Southern with a twist
Longtime restaurateur sees opportunity in Dudley location
Cheryl Straughter had a 10-year run with Keith’s Place, a popular Grove Hall eatery that she opened in 1996 to bring sit-down meals to the neighborhood.
Following that venture, Straughter began a 12-year odyssey that has in many ways brought her back to where she started.
After closing Keith’s Place, she enrolled in Johnson and Wales University’s culinary arts program, learning the intricacies of cooking and food preparation. She went on to work as a recruiter for the school. When her mother developed advanced Alzheimer’s disease, she returned to Boston to take care of her, while taking classes nights at Simmons College, where she earned a master’s of social work.
Next, she worked for three-and-a-half years at Future Chefs, a nonprofit that uses food service training to help teens gain academic and professional skills.
When Straughter learned last year that one of the Bruce C. Bolling Municipal Building’s restaurant spaces, then occupied by Tasty Burger, was soon to be vacant, she jumped at the opportunity.
“When I walked through this space, I felt as though I could make this a restaurant that the community wanted and needed,” she says.
In opening Soleil in the Bolling Building, Straughter is returning both to the food business and to Dudley Square, a commercial district that figured prominently in her childhood.
“My mother loved Dudley,” she said. “We used to go to Woolworths. I remember riding the elevated train, going downtown.”
Straughter sees the bustle returning to the long-struggling district, with several entrepreneurs opening new restaurants in the area this year and Black Market, the weekend bazaar on Washington Street, drawing a diverse crowd of shoppers.
“I love Black Market,” Straughter says. “We are going to feed off of each other. It’s great that people are interested in Dudley. There’s a weave of energy and interest in Dudley.”
Soleil’s soft launch — a time period when the restaurant is open for business, but not publicized — was two weeks ago. Since then, Straughter and her nine employees have been tweaking the menu and improving the workflow.
The food is a mixture of influences that Straughter says defies a label.
“Is it Southern cooking?” she says. “Some of it is. We have fried chicken. But we also have grilled salmon. Yesterday I made collard greens with kale. I have oven-roasted carrots with a honey glaze. It’s not really Southern cooking, but it’s a Southern thing with a twist.”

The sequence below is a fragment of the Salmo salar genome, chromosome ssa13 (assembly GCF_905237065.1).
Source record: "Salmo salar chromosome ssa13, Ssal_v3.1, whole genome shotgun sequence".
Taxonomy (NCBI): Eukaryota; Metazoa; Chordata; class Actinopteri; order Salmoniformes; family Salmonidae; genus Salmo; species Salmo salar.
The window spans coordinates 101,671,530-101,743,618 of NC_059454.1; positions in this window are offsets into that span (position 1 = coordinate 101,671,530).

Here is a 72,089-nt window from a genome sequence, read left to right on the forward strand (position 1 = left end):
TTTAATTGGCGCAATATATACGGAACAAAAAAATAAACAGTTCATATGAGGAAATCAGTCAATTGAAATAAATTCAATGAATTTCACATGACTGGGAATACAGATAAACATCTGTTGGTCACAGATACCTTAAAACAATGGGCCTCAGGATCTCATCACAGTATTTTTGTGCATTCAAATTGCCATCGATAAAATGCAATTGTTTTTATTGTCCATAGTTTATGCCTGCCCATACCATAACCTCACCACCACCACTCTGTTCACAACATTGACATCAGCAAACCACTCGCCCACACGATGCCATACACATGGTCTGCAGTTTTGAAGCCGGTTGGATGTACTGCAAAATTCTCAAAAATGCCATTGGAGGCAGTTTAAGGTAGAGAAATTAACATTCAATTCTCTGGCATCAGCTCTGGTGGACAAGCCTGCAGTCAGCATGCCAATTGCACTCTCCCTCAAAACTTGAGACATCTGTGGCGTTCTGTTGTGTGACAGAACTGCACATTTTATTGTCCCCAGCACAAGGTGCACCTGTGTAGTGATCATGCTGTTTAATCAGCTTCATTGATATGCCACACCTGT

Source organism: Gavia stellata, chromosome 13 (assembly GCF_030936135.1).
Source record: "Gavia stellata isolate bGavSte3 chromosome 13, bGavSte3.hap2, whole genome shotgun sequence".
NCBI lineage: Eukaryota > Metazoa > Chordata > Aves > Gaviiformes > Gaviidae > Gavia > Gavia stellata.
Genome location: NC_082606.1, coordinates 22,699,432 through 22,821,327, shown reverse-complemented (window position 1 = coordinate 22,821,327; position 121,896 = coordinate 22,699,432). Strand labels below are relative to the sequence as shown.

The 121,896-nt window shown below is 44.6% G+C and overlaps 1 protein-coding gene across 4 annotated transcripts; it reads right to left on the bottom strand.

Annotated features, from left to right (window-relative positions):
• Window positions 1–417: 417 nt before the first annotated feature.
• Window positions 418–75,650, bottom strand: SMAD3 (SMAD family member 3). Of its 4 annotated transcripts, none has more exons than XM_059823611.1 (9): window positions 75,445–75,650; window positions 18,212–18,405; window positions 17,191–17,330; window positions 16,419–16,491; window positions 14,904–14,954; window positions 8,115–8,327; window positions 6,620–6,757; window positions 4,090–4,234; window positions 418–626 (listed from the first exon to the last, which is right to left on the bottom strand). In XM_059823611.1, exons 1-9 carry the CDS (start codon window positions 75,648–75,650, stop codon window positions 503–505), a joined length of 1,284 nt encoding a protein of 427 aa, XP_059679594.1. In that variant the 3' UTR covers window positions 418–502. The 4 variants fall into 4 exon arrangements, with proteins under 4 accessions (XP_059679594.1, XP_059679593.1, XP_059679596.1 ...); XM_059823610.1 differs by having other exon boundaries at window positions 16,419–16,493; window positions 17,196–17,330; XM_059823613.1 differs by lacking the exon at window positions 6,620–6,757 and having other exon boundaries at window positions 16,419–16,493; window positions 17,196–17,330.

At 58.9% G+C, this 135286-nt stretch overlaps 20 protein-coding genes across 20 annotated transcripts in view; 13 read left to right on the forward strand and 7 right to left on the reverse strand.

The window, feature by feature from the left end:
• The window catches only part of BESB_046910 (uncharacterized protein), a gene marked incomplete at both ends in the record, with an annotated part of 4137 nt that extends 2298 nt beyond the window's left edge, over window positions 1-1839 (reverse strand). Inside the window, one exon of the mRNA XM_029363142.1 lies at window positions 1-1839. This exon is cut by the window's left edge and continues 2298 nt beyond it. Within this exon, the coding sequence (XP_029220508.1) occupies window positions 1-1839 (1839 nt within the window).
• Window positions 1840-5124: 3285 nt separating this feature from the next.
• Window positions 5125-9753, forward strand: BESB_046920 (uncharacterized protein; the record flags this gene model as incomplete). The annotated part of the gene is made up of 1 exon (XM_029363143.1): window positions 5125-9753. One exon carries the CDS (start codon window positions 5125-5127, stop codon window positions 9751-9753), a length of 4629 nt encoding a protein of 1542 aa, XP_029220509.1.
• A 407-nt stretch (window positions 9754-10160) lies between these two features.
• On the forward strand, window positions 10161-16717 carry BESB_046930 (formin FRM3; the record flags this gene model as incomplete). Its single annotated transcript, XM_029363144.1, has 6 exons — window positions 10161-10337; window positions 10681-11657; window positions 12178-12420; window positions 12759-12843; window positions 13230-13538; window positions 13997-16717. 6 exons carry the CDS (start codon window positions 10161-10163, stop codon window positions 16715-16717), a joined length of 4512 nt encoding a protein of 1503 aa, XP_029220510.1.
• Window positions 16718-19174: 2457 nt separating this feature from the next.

The food is all cooked from scratch, right down to the cranberry compote that goes into her sandwiches. Straughter avoids using canned or frozen foods, opting for fresh ingredients.
“There’s a certain passion I have about food,” she says. “I really put my heart and soul into a meal.”
In March, she began renovations in the space, doing much of the demolition and painting herself. The layout of the roughly L-shaped restaurant remains largely the same as when Tasty Burger first opened, but Straughter has made some significant changes. She took out two fryers and added in a grill, a charcoal broiler and an array of hot trays for entrees at the service counter. A salad bar is opposite the serving counter. Straughter added upholstery to the booths and ripped out a bench in the back section to create a bar.
She has applied for a beer
and wine license. At the far end of the restaurant, which protrudes into the lobby of the Bolling Building, she added tables and chairs from the Ester restaurant that closed recently in Lower Mills and added cushions. With several wide-screen televisions, the area is perfect for watching sports games, Straughter says.
She financed the restaurant with savings and some help from the Department of Neighborhood Development’s Small Business Center.
In its first few days, Soleil has been busiest at breakfast and lunch times, she says. Straughter hopes a beer and wine license will help draw patrons in after 6 p.m., when Dudley has typically emptied out. When customers start staying after dark, Dudley’s rebirth will be cemented, Straughter says.
“We have to create a destination point,” she says. “That’s what this place is.”